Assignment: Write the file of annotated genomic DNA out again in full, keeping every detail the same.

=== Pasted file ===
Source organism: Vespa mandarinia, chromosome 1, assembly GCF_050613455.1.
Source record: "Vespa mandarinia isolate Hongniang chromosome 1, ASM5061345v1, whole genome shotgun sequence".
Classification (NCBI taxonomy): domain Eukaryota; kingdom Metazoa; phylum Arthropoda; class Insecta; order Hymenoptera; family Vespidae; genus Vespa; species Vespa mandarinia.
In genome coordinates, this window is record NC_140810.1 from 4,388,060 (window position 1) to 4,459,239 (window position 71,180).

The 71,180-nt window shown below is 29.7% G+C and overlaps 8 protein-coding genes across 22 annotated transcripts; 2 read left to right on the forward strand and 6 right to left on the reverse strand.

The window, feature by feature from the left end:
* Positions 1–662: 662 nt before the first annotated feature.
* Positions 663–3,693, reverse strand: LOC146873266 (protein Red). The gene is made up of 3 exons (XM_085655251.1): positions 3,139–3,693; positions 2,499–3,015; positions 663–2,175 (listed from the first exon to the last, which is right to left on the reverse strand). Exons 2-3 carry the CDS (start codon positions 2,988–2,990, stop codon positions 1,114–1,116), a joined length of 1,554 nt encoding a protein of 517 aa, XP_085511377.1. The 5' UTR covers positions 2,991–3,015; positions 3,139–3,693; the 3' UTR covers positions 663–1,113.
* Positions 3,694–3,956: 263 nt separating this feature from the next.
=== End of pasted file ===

Source organism: Vespa mandarinia, chromosome 1, assembly GCF_050613455.1.
Source record: "Vespa mandarinia isolate Hongniang chromosome 1, ASM5061345v1, whole genome shotgun sequence".
Classification (NCBI taxonomy): domain Eukaryota; kingdom Metazoa; phylum Arthropoda; class Insecta; order Hymenoptera; family Vespidae; genus Vespa; species Vespa mandarinia.
In genome coordinates, this window is record NC_140810.1 from 4,388,060 (window position 1) to 4,459,239 (window position 71,180).

The 71,180-nt window shown below is 29.7% G+C and overlaps 8 protein-coding genes across 22 annotated transcripts; 2 read left to right on the forward strand and 6 right to left on the reverse strand.

The window, feature by feature from the left end:
* Positions 1–662: 662 nt before the first annotated feature.
* Positions 663–3,693, reverse strand: LOC146873266 (protein Red). The gene is made up of 3 exons (XM_085655251.1): positions 3,139–3,693; positions 2,499–3,015; positions 663–2,175 (listed from the first exon to the last, which is right to left on the reverse strand). Exons 2-3 carry the CDS (start codon positions 2,988–2,990, stop codon positions 1,114–1,116), a joined length of 1,554 nt encoding a protein of 517 aa, XP_085511377.1. The 5' UTR covers positions 2,991–3,015; positions 3,139–3,693; the 3' UTR covers positions 663–1,113.
* Positions 3,694–3,956: 263 nt separating this feature from the next.